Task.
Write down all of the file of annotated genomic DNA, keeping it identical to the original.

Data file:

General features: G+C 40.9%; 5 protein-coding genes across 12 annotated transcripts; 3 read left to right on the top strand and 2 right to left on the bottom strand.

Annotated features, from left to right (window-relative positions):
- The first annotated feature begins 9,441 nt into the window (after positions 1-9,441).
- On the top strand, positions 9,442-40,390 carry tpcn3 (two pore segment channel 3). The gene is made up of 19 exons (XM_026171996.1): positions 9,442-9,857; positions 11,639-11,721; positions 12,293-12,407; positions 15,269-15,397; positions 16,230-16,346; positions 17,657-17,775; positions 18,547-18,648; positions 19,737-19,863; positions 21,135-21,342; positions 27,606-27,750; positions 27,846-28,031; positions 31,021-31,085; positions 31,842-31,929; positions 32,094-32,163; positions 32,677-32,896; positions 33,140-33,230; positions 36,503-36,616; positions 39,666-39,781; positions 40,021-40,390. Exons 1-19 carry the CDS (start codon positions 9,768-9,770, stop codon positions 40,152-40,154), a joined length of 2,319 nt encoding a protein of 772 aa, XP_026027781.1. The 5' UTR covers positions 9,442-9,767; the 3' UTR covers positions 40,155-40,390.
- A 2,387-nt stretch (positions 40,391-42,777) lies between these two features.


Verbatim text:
General features: G+C 40.9%; 5 protein-coding genes across 12 annotated transcripts; 3 read left to right on the top strand and 2 right to left on the bottom strand.

Annotated features, from left to right (window-relative positions):
- The first annotated feature begins 9,441 nt into the window (after positions 1-9,441).
- On the top strand, positions 9,442-40,390 carry tpcn3 (two pore segment channel 3). The gene is made up of 19 exons (XM_026171996.1): positions 9,442-9,857; positions 11,639-11,721; positions 12,293-12,407; positions 15,269-15,397; positions 16,230-16,346; positions 17,657-17,775; positions 18,547-18,648; positions 19,737-19,863; positions 21,135-21,342; positions 27,606-27,750; positions 27,846-28,031; positions 31,021-31,085; positions 31,842-31,929; positions 32,094-32,163; positions 32,677-32,896; positions 33,140-33,230; positions 36,503-36,616; positions 39,666-39,781; positions 40,021-40,390. Exons 1-19 carry the CDS (start codon positions 9,768-9,770, stop codon positions 40,152-40,154), a joined length of 2,319 nt encoding a protein of 772 aa, XP_026027781.1. The 5' UTR covers positions 9,442-9,767; the 3' UTR covers positions 40,155-40,390.
- A 2,387-nt stretch (positions 40,391-42,777) lies between these two features.